- You can contribute to an IRA at any time during the year. To count for this year, you must make all contributions by the due date of your tax return. This does NOT include extensions. That means you usually must contribute by April 15th. If you contribute between Jan. 1 and April 15, make sure your plan sponsor applies it to the right year.
- For example, the most you can contribute to your IRA for 2023 is the smaller of either your taxable compensation for the year or $6,500. If you were age 50 or older at the end of 2023, the maximum you can contribute increases to $7,500.
- You normally won’t pay income tax on funds in your traditional IRA until you start taking distributions from it. Qualified distributions from a Roth IRA are tax-free.
- You may be able to deduct some or all your contributions to your traditional IRA. See your tax professional’s instructions to figure the amount that you can deduct. Unlike a traditional IRA, you can’t deduct contributions to a Roth IRA.
- If you contribute to an IRA, you may also qualify for the Saver’s Credit. The credit can reduce your taxes by thousands of dollars. Use Form 8880, Credit for Qualified Retirement Savings Contributions, to claim the credit.
Inheriting Retirement Accounts (2020 and later)
The new Setting Every Community up for Retirement Enhancement Act (SECURE) changes the way some people will inherit retirement accounts. Before the SECURE Act was passed and signed into law, Dec 29, 2019, you were able to inherit retirement accounts and stretch the amount of time you took to receive the money, so you could pay less taxes over time.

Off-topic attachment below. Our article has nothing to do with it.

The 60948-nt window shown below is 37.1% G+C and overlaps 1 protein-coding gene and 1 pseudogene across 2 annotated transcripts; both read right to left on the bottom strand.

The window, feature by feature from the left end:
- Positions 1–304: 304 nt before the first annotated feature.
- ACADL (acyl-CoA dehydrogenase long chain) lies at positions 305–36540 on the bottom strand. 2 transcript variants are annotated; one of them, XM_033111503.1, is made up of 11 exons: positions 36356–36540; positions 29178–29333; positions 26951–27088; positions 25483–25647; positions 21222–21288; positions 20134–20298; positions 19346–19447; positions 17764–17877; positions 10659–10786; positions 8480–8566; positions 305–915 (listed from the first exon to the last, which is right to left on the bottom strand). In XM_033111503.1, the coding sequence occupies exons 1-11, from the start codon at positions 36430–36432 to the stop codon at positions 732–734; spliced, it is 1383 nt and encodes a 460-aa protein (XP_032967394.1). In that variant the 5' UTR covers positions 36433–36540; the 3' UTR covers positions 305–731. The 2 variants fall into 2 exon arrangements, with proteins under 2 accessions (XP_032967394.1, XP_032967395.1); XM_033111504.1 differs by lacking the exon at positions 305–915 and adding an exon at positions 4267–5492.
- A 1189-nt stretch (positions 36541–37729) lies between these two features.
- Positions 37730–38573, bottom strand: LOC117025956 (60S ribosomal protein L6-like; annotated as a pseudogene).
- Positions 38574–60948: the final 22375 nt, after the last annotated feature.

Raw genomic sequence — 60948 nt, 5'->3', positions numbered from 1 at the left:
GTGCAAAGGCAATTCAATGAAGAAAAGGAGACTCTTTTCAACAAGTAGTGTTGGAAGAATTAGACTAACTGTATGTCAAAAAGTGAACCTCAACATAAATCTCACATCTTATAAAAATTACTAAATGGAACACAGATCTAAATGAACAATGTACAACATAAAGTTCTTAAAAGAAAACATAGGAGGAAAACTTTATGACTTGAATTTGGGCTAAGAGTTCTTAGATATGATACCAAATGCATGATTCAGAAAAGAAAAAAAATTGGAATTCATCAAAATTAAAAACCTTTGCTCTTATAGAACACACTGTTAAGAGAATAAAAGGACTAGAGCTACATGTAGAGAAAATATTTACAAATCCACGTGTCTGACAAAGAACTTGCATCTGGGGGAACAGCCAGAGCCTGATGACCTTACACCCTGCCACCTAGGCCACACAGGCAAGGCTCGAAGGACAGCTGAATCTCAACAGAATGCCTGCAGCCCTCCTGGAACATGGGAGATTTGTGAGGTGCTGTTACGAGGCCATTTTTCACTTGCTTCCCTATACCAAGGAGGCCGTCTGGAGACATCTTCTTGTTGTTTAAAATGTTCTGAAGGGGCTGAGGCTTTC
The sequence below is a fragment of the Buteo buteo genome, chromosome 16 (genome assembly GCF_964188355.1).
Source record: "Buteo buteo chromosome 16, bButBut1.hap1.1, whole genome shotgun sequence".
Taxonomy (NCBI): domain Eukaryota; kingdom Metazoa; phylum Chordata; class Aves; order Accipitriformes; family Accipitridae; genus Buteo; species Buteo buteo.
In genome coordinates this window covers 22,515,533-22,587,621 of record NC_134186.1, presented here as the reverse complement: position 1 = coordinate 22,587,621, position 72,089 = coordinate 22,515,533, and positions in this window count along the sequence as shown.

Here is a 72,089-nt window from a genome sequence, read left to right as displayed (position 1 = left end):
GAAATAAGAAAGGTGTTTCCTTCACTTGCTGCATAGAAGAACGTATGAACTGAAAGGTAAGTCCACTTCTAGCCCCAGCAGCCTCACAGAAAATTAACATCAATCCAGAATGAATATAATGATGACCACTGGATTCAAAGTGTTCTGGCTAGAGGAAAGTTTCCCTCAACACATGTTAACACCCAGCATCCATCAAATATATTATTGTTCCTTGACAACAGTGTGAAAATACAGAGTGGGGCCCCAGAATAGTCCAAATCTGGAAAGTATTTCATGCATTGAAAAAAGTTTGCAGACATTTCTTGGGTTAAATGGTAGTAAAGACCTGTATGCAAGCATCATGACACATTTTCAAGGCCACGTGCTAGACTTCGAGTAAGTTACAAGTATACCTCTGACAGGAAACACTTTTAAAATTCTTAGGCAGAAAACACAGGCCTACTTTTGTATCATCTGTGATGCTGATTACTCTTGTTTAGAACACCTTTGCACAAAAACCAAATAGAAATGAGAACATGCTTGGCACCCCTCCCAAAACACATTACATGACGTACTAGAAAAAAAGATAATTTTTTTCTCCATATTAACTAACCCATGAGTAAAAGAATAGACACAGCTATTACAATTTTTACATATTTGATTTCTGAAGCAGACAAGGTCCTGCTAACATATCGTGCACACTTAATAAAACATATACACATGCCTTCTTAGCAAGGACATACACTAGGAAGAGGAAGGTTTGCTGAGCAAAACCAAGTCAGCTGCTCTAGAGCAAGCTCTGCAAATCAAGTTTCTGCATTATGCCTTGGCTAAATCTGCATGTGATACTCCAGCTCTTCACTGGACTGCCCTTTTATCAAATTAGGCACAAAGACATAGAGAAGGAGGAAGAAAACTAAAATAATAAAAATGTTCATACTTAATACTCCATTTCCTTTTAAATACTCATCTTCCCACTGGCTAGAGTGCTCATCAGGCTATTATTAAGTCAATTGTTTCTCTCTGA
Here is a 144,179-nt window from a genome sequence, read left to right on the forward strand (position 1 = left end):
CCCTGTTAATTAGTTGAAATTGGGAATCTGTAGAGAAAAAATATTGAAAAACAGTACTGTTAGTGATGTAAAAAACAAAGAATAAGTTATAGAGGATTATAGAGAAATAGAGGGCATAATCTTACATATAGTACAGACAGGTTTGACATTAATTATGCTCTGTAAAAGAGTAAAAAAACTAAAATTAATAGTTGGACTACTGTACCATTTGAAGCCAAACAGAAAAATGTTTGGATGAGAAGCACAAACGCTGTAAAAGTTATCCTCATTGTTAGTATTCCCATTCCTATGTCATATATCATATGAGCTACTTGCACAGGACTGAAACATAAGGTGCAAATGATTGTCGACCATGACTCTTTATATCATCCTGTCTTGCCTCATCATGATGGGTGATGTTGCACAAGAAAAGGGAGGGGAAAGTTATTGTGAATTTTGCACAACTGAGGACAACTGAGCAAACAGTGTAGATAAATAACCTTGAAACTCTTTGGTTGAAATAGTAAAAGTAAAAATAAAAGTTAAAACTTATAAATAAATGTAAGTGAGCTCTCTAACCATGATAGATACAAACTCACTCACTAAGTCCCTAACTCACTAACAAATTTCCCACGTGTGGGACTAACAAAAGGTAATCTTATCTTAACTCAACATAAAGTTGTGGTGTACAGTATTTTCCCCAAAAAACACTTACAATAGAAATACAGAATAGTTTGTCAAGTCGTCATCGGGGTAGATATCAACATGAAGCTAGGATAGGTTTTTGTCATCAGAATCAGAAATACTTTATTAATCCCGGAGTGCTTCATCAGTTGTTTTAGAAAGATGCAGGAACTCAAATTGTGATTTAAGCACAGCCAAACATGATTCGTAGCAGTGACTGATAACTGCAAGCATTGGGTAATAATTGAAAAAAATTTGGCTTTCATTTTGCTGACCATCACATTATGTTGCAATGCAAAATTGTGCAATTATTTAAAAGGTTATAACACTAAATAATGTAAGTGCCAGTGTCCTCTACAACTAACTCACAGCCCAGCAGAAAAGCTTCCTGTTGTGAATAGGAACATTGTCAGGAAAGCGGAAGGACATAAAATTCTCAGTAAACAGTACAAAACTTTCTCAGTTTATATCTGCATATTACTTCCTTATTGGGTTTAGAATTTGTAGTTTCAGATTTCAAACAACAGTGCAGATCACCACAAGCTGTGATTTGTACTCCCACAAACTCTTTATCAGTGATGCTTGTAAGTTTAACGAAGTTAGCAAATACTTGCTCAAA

NOW, with the new law, that strategy is much reduced for many people who inherit retirement accounts. New rules require that inherited retirement accounts must be completely distributed to heirs within 10 years of inheriting them! This means no more stretching out the payments and the resulting taxes from the extra income.
There are some exceptions to this, such as:
Inherited accounts prior to 2020
Disabled or chronically ill beneficiaries
Heirs not more than 10 years younger than the deceased
Here are some points to remember when trying to save for retirement, and maybe even reduce your taxes:
401K, 403B (TSA), 457 (Deferred Compensation), Thrift Savings Plans (TSP) contribution plans.
Simple IRA and SEP IRA contribution plans.
Catch up for Age 50 and older plans.
Contribute enough to at least obtain your employer’s match. (This always gives you free money)
Consider the Retirement Saver’s Credit. (Ask your tax professional if you qualify for a saver’s credit to reduce your taxes) Find the Annual limits of the retirement savings accounts AND the Catch-Up amounts from your tax professional.
New SECURE act changes how inherited retirement accounts are distributed
Call today, don’t delay! See how this affects you. We can be reached at 602-264-9331 and on all social media under azmoneyguy.
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Mr. Hockensmith has been a guest newscaster for national and local TV stations in Phoenix since 1995, broadcasting financial and tax topics to the general pubic. He has written tax and accounting articles for both national and local newspapers and professional journals. He has been a public speaker nationally and locally on tax, accounting, financial planning and economics since 1992. He was a Disaster Reservist at the Federal Emergency Management Agency, for many years after his military service. He served as a Colonel with the US Army, retiring from military service after 36 years in 2008. Early in his accounting career, he was a Accountant and Consultant with Arthur Andersen CPA’s and Ernst & Young CPA’s.